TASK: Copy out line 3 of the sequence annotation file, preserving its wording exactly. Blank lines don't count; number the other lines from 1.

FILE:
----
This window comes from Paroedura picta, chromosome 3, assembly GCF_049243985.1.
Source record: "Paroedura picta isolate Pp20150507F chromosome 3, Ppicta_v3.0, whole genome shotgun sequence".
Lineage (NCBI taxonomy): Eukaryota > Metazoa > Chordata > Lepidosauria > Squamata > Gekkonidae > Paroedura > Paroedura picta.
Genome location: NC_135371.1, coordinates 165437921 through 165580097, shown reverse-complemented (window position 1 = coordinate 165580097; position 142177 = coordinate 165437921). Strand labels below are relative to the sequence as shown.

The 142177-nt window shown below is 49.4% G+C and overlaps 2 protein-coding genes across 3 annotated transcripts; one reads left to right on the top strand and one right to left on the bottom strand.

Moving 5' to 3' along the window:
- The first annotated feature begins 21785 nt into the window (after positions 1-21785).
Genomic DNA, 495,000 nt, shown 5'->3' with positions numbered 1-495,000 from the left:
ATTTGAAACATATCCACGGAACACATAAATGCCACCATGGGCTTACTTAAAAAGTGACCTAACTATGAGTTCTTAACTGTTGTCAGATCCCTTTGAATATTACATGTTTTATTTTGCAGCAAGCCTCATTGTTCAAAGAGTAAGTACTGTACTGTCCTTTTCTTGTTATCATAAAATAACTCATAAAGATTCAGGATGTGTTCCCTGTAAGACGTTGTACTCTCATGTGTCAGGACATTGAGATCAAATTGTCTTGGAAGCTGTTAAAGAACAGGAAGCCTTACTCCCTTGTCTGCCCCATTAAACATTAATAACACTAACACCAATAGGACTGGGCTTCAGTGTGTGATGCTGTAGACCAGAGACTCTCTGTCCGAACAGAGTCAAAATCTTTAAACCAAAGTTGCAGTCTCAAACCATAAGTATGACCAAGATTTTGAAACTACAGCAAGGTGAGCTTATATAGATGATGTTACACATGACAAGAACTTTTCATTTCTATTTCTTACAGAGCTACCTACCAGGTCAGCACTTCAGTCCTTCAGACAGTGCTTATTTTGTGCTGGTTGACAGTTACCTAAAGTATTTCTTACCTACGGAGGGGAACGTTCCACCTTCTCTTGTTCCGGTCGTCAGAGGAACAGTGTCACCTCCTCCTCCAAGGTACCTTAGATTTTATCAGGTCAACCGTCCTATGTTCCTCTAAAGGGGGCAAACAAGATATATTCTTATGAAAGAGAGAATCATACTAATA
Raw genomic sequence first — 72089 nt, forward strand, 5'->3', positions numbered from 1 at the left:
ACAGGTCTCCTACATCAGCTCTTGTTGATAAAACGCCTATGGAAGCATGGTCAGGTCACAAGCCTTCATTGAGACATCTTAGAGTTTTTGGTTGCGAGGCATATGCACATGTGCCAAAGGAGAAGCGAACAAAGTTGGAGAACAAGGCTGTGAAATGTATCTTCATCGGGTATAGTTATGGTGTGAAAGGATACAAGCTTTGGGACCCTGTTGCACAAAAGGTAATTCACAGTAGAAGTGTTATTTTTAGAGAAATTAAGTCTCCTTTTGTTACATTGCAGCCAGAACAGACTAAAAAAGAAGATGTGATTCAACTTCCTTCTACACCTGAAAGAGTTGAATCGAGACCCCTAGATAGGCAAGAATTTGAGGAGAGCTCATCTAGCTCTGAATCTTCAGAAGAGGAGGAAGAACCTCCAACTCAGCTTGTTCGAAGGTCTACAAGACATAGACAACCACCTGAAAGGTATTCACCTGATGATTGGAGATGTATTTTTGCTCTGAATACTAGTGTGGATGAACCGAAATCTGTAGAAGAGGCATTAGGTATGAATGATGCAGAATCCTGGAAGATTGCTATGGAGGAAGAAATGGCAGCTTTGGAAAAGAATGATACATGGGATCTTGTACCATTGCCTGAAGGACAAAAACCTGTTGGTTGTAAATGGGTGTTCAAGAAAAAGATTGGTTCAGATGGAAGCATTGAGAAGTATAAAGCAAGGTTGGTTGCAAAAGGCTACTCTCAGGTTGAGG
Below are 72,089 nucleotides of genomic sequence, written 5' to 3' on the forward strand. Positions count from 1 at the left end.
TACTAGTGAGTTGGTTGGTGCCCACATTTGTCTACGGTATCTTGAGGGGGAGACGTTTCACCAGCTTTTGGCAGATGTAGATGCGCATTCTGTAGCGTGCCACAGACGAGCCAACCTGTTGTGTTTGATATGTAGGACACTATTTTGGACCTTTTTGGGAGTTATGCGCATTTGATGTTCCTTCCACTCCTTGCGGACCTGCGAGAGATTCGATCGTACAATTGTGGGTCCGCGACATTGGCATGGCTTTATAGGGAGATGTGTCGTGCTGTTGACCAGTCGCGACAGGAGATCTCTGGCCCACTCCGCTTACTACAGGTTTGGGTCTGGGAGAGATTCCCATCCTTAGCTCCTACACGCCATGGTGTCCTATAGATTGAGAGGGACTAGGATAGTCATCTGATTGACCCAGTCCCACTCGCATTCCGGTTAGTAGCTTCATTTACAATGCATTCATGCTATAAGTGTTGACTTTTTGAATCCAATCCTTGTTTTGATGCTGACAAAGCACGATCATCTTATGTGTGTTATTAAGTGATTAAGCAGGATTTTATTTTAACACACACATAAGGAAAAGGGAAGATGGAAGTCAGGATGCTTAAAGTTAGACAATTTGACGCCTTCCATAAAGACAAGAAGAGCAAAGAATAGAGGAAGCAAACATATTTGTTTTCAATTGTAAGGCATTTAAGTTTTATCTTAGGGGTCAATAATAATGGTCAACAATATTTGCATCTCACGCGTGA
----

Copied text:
Lineage (NCBI taxonomy): Eukaryota > Metazoa > Chordata > Lepidosauria > Squamata > Gekkonidae > Paroedura > Paroedura picta.